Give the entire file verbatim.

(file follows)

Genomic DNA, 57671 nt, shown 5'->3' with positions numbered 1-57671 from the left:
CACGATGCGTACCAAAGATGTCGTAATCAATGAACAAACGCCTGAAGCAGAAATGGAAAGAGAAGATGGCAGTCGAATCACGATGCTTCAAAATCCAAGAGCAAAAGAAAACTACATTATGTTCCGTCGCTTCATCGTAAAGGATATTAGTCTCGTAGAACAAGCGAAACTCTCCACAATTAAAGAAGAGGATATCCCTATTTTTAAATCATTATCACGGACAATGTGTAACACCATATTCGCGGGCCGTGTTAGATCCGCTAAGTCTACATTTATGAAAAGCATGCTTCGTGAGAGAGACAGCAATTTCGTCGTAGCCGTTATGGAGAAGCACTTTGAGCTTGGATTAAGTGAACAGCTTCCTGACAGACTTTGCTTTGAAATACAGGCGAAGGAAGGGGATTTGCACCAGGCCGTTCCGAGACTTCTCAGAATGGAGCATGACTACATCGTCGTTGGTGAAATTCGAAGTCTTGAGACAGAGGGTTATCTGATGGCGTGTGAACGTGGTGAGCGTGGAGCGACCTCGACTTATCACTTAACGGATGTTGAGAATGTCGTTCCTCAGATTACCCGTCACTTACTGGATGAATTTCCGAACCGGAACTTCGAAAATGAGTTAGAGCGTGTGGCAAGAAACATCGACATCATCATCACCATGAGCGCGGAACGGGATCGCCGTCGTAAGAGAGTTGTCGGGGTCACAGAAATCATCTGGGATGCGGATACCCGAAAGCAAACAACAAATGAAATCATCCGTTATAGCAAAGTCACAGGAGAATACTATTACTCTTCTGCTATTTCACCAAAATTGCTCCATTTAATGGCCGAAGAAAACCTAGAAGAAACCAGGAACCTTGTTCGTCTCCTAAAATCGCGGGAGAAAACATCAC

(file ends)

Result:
Genomic DNA, 57671 nt, shown 5'->3' with positions numbered 1-57671 from the left:
CACGATGCGTACCAAAGATGTCGTAATCAATGAACAAACGCCTGAAGCAGAAATGGAAAGAGAAGATGGCAGTCGAATCACGATGCTTCAAAATCCAAGAGCAAAAGAAAACTACATTATGTTCCGTCGCTTCATCGTAAAGGATATTAGTCTCGTAGAACAAGCGAAACTCTCCACAATTAAAGAAGAGGATATCCCTATTTTTAAATCATTATCACGGACAATGTGTAACACCATATTCGCGGGCCGTGTTAGATCCGCTAAGTCTACATTTATGAAAAGCATGCTTCGTGAGAGAGACAGCAATTTCGTCGTAGCCGTTATGGAGAAGCACTTTGAGCTTGGATTAAGTGAACAGCTTCCTGACAGACTTTGCTTTGAAATACAGGCGAAGGAAGGGGATTTGCACCAGGCCGTTCCGAGACTTCTCAGAATGGAGCATGACTACATCGTCGTTGGTGAAATTCGAAGTCTTGAGACAGAGGGTTATCTGATGGCGTGTGAACGTGGTGAGCGTGGAGCGACCTCGACTTATCACTTAACGGATGTTGAGAATGTCGTTCCTCAGATTACCCGTCACTTACTGGATGAATTTCCGAACCGGAACTTCGAAAATGAGTTAGAGCGTGTGGCAAGAAACATCGACATCATCATCACCATGAGCGCGGAACGGGATCGCCGTCGTAAGAGAGTTGTCGGGGTCACAGAAATCATCTGGGATGCGGATACCCGAAAGCAAACAACAAATGAAATCATCCGTTATAGCAAAGTCACAGGAGAATACTATTACTCTTCTGCTATTTCACCAAAATTGCTCCATTTAATGGCCGAAGAAAACCTAGAAGAAACCAGGAACCTTGTTCGTCTCCTAAAATCGCGGGAGAAAACATCAC